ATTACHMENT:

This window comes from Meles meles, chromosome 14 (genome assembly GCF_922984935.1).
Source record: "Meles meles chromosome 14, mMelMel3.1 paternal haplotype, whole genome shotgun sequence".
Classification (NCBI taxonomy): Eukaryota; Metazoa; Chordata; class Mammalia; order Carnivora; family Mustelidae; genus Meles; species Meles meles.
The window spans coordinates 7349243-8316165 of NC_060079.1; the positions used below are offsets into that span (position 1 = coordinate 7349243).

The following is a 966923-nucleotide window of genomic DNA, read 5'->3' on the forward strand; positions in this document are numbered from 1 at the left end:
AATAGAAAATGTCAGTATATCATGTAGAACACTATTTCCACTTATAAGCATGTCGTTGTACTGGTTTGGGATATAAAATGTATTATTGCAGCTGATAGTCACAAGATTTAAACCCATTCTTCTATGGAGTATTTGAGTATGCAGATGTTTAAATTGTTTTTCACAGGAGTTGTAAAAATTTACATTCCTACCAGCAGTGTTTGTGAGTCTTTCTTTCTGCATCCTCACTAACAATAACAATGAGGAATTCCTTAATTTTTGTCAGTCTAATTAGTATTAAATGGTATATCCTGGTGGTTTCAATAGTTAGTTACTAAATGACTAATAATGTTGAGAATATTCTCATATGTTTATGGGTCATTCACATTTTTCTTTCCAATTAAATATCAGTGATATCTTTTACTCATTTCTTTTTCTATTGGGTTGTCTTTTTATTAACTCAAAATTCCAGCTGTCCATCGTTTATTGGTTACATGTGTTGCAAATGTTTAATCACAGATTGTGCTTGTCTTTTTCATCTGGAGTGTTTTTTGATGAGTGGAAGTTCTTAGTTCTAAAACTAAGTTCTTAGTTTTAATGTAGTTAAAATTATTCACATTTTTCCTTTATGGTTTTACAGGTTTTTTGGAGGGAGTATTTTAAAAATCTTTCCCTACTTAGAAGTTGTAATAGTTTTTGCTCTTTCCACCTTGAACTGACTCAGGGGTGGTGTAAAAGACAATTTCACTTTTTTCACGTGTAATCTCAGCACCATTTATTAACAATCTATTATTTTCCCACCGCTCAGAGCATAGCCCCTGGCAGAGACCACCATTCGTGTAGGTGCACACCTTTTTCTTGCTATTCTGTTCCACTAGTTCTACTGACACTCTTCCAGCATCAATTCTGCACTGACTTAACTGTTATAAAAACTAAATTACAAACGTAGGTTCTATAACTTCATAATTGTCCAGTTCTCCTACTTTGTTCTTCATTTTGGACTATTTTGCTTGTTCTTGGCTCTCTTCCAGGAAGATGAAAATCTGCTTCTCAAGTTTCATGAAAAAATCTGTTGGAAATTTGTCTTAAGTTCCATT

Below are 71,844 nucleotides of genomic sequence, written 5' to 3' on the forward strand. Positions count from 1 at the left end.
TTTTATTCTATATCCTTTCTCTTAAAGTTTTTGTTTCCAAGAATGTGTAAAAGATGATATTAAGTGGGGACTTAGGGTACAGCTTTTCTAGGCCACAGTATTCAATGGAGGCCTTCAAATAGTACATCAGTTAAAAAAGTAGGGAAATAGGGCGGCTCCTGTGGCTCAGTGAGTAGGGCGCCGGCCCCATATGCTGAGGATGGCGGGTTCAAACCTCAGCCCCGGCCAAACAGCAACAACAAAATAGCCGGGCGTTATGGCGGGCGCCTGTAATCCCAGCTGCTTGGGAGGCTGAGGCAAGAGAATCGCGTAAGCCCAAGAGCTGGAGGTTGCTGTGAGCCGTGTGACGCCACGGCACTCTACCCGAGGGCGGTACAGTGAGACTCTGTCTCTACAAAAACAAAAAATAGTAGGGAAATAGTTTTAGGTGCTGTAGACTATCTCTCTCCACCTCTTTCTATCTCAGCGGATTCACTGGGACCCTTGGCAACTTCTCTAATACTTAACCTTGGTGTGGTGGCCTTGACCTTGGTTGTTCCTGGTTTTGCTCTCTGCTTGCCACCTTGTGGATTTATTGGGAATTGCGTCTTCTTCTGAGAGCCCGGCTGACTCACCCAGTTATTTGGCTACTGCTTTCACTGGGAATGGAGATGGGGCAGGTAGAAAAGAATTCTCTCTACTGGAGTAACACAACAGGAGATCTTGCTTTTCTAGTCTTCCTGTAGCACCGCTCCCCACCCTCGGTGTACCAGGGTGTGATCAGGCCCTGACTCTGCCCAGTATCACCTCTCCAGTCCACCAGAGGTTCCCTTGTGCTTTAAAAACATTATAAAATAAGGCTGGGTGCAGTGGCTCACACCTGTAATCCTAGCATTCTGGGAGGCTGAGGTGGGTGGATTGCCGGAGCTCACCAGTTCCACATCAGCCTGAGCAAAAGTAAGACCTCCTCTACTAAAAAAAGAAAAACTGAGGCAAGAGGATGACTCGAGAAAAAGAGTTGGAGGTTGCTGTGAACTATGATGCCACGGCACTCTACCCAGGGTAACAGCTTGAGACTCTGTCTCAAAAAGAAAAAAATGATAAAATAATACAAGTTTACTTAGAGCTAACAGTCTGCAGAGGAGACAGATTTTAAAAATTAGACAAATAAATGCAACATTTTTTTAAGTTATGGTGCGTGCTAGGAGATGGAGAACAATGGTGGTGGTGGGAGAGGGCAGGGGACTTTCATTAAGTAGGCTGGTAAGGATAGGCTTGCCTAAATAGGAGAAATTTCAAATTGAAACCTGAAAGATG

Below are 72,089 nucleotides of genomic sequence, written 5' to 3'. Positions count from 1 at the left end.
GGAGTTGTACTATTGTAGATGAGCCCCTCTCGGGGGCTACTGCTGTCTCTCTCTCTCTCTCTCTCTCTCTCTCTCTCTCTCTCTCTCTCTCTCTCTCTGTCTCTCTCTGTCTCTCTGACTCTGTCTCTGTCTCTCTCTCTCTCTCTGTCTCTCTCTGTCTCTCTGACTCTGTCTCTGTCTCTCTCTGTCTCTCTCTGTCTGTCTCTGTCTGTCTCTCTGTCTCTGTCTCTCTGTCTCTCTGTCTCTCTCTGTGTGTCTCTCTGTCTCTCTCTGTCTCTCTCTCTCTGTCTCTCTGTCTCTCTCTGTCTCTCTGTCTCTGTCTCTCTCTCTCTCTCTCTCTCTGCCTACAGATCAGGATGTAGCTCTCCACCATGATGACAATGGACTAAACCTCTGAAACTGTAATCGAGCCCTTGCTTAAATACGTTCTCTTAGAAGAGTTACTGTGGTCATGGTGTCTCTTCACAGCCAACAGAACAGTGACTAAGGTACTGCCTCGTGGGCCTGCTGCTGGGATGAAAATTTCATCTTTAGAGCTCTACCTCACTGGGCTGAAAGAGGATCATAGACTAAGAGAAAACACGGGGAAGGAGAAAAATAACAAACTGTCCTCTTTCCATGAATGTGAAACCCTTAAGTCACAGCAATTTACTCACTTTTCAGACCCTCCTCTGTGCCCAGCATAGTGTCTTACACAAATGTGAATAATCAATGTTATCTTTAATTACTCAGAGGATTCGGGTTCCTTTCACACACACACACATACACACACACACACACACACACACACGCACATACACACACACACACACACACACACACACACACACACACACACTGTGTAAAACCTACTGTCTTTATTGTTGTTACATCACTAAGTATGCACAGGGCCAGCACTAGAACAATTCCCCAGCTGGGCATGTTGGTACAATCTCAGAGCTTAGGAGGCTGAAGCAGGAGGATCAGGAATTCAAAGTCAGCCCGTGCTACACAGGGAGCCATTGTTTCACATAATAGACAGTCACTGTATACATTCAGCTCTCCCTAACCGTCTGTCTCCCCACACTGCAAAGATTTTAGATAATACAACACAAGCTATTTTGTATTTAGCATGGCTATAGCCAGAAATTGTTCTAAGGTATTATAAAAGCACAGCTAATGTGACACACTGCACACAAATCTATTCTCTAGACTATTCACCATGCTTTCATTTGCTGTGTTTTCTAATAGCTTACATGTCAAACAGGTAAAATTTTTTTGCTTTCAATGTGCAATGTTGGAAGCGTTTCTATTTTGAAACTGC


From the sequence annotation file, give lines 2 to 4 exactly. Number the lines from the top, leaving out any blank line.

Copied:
Source record: "Meles meles chromosome 14, mMelMel3.1 paternal haplotype, whole genome shotgun sequence".
Classification (NCBI taxonomy): Eukaryota; Metazoa; Chordata; class Mammalia; order Carnivora; family Mustelidae; genus Meles; species Meles meles.
The window spans coordinates 7349243-8316165 of NC_060079.1; the positions used below are offsets into that span (position 1 = coordinate 7349243).